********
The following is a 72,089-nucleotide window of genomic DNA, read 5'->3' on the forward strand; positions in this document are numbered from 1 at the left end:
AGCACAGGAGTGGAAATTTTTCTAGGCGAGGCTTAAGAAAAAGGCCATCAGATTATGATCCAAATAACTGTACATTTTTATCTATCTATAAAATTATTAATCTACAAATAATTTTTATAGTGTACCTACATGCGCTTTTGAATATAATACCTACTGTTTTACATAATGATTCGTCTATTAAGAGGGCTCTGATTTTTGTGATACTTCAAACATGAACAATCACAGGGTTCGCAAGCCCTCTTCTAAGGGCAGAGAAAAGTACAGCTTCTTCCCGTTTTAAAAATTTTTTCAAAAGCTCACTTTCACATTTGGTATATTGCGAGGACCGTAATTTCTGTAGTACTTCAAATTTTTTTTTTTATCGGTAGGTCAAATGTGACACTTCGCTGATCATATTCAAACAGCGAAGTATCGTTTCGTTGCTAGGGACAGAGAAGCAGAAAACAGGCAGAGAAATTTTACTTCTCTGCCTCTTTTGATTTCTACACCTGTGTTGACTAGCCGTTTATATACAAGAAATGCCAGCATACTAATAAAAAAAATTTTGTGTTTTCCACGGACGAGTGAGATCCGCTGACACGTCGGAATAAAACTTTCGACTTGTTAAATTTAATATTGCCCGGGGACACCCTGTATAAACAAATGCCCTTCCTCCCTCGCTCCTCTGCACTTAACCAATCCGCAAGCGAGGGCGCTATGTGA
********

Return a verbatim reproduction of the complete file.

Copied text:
The following is a 72,089-nucleotide window of genomic DNA, read 5'->3' on the forward strand; positions in this document are numbered from 1 at the left end:
AGCACAGGAGTGGAAATTTTTCTAGGCGAGGCTTAAGAAAAAGGCCATCAGATTATGATCCAAATAACTGTACATTTTTATCTATCTATAAAATTATTAATCTACAAATAATTTTTATAGTGTACCTACATGCGCTTTTGAATATAATACCTACTGTTTTACATAATGATTCGTCTATTAAGAGGGCTCTGATTTTTGTGATACTTCAAACATGAACAATCACAGGGTTCGCAAGCCCTCTTCTAAGGGCAGAGAAAAGTACAGCTTCTTCCCGTTTTAAAAATTTTTTCAAAAGCTCACTTTCACATTTGGTATATTGCGAGGACCGTAATTTCTGTAGTACTTCAAATTTTTTTTTTTATCGGTAGGTCAAATGTGACACTTCGCTGATCATATTCAAACAGCGAAGTATCGTTTCGTTGCTAGGGACAGAGAAGCAGAAAACAGGCAGAGAAATTTTACTTCTCTGCCTCTTTTGATTTCTACACCTGTGTTGACTAGCCGTTTATATACAAGAAATGCCAGCATACTAATAAAAAAAATTTTGTGTTTTCCACGGACGAGTGAGATCCGCTGACACGTCGGAATAAAACTTTCGACTTGTTAAATTTAATATTGCCCGGGGACACCCTGTATAAACAAATGCCCTTCCTCCCTCGCTCCTCTGCACTTAACCAATCCGCAAGCGAGGGCGCTATGTGA